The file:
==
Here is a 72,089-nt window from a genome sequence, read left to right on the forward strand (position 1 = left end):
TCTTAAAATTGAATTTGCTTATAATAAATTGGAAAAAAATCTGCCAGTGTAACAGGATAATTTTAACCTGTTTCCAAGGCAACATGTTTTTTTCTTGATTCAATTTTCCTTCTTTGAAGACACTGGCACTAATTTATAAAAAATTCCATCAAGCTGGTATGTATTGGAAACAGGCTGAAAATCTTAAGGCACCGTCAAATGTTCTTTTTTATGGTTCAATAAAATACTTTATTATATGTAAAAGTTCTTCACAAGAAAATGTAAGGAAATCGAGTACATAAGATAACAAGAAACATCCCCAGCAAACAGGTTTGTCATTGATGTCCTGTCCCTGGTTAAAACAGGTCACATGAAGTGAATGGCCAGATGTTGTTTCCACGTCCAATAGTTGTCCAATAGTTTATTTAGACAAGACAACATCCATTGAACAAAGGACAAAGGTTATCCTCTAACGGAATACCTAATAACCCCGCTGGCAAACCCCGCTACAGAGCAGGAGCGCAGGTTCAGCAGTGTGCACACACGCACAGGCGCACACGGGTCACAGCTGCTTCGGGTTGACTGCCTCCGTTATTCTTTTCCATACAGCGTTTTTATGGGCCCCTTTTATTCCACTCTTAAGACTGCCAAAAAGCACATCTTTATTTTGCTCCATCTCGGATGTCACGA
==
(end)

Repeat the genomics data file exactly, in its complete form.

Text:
Here is a 72,089-nt window from a genome sequence, read left to right on the forward strand (position 1 = left end):
TCTTAAAATTGAATTTGCTTATAATAAATTGGAAAAAAATCTGCCAGTGTAACAGGATAATTTTAACCTGTTTCCAAGGCAACATGTTTTTTTCTTGATTCAATTTTCCTTCTTTGAAGACACTGGCACTAATTTATAAAAAATTCCATCAAGCTGGTATGTATTGGAAACAGGCTGAAAATCTTAAGGCACCGTCAAATGTTCTTTTTTATGGTTCAATAAAATACTTTATTATATGTAAAAGTTCTTCACAAGAAAATGTAAGGAAATCGAGTACATAAGATAACAAGAAACATCCCCAGCAAACAGGTTTGTCATTGATGTCCTGTCCCTGGTTAAAACAGGTCACATGAAGTGAATGGCCAGATGTTGTTTCCACGTCCAATAGTTGTCCAATAGTTTATTTAGACAAGACAACATCCATTGAACAAAGGACAAAGGTTATCCTCTAACGGAATACCTAATAACCCCGCTGGCAAACCCCGCTACAGAGCAGGAGCGCAGGTTCAGCAGTGTGCACACACGCACAGGCGCACACGGGTCACAGCTGCTTCGGGTTGACTGCCTCCGTTATTCTTTTCCATACAGCGTTTTTATGGGCCCCTTTTATTCCACTCTTAAGACTGCCAAAAAGCACATCTTTATTTTGCTCCATCTCGGATGTCACGA